Precalculus 

 

Precalculus, for me, is about helping students take the mathematics they have learned in previous courses and learn to apply it in new and different ways to solve unfamiliar problems.  It's about learning to recognize patterns in data and situations and refining the skills to describe those patterns mathematically, 

Functions

General Functions - Because my students have spent two years (in Algebra I and Algebra II) covering linear, quadratic and power functions, I combine them into one unit that focuses on the essential ideas of functions.  I typically begin by showing Dr. Seuss' Sneetches. I like the fact that the video allows us to talk about discrimination and stereotyping in a math class - and I think the Star On/Off machine is a wonderful model of a function in action.  It also helps remind students of the fact that particular functions "do" something - add, multiply, etc.  It also emphasizes that as machines are distinguished by the actions they perform, so too are functions. This discussion usually brings us to a discussion of how some functions behave similarly to one another while others behave very differently.

 

I follow this with some small group work in which students investigate and review different functions.  This worksheet worked well for me this year.  

 

Rational Functions - Typically, students study rational functions in Algebra II.  The focus of that study, more often than not, is more on learning to graph the functions without a calculator than on understanding the important ways in which these functions differ from others and their usefulness in modeling various phenomena in the world around us.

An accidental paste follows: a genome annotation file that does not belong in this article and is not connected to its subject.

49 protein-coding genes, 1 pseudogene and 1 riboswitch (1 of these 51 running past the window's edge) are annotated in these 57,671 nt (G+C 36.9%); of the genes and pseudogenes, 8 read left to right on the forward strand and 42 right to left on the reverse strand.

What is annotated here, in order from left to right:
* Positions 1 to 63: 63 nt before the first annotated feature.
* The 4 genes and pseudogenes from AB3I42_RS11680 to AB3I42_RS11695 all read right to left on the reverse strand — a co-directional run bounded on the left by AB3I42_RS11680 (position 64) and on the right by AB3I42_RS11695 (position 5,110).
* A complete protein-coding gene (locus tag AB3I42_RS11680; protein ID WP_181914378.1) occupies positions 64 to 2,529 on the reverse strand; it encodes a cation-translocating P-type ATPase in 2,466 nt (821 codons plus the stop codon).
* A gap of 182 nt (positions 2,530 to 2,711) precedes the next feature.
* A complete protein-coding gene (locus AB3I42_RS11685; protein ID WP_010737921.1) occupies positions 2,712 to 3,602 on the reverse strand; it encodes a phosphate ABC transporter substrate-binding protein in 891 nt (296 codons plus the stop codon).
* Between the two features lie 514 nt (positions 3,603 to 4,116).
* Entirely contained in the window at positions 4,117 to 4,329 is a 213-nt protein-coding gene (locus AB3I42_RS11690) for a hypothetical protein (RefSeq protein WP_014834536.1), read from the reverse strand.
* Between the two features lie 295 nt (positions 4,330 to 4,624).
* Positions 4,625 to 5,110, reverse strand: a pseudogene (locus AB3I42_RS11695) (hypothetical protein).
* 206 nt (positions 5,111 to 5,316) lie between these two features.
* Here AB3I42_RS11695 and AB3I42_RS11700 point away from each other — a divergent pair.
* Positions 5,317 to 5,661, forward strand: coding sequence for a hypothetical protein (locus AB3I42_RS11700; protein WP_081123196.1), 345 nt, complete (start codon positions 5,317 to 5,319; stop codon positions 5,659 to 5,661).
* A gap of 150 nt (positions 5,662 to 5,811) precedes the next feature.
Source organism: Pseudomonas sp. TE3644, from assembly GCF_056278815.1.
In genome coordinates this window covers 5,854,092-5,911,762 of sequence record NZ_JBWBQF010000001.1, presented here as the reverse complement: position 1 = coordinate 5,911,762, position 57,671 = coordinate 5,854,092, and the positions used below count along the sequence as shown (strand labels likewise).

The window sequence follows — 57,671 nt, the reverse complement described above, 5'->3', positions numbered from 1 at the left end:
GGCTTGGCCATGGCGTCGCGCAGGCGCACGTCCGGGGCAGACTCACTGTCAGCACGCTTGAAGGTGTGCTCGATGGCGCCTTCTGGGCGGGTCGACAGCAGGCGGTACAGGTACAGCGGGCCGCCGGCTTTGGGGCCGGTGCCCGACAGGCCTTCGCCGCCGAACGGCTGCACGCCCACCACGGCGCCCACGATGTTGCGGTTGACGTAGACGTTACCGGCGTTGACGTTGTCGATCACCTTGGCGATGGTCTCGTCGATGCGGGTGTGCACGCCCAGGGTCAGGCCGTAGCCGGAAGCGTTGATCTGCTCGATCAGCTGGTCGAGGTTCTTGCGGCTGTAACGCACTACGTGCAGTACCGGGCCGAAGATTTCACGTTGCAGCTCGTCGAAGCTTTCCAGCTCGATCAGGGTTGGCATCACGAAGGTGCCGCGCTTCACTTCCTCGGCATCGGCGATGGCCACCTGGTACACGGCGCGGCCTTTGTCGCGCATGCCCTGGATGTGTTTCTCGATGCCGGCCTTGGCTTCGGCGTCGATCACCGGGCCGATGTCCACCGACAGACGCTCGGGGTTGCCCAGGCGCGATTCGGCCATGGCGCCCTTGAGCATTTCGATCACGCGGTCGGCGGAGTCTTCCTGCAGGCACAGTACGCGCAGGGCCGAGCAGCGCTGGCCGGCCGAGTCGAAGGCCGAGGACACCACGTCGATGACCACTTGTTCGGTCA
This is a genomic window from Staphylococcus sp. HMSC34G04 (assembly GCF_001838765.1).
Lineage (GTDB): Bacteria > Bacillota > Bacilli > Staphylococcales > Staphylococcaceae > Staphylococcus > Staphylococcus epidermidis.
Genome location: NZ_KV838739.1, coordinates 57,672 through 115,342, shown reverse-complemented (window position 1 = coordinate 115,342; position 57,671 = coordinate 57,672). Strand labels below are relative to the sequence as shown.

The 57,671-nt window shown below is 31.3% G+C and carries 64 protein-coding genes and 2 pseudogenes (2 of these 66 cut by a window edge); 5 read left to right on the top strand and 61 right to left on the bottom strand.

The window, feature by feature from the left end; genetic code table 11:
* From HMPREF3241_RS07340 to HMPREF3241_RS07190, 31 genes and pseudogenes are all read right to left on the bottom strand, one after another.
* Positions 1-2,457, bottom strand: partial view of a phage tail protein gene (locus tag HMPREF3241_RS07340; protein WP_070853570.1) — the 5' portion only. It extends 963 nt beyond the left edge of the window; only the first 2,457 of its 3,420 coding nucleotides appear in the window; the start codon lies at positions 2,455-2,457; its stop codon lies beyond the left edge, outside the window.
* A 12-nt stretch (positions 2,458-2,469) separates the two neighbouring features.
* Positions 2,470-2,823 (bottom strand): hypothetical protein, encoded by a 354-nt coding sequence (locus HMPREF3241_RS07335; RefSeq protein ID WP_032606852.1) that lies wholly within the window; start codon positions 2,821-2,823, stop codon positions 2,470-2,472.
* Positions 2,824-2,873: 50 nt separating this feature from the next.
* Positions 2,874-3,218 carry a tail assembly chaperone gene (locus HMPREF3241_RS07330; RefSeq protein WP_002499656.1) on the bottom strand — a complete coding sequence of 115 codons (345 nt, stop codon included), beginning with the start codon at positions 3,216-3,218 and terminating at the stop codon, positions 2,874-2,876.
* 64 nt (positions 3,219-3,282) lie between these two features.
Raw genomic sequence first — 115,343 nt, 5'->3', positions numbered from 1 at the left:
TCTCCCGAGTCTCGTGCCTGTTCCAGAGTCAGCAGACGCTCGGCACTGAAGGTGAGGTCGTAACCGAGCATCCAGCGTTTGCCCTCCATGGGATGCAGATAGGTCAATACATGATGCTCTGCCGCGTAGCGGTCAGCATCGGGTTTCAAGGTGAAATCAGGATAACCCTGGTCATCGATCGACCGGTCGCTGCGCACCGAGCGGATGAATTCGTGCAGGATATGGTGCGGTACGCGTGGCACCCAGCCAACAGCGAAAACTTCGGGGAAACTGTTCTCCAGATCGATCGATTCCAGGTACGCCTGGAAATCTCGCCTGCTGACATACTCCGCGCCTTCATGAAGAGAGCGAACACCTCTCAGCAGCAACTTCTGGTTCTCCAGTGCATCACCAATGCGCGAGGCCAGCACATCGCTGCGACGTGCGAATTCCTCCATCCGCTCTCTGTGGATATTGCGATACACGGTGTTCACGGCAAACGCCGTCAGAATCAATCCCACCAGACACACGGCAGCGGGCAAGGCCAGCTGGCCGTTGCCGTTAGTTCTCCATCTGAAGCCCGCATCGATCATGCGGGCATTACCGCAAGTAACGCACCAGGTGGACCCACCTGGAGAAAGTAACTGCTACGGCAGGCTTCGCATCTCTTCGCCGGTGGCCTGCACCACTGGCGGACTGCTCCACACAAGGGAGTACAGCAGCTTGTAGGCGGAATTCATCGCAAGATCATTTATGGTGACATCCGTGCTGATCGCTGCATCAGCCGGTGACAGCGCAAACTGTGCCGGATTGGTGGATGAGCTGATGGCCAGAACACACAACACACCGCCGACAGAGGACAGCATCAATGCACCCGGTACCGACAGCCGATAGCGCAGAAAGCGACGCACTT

Exponential Functions - I like to introduce exponential functions using this M&M Lab because it helps students to observe exponential decay in action.  I added the questions about comparing the decay rate of removing 10 M&Ms at a time to the decay rate they observed with the M&Ms a few years ago and found it helped me create conversations about how differently linear and exponential functions behave and particularly how quickly exponential functions decay.  I love this video by Professor Bartlett at the University of Colorado.  To be certain, the video is long and rapid-paced.  Using EdPuzzle, I have created a shorter version of it for my students, complete with reflection questions.

 

Logarithmic Functions

 

Trigonometric Functions

 

Probability

I like the book Probability Demystified by Allan Bluman.  My students find that it does a wondferful job explaining the important concepts in simple and concrete language. 

 

We cover the following topics:

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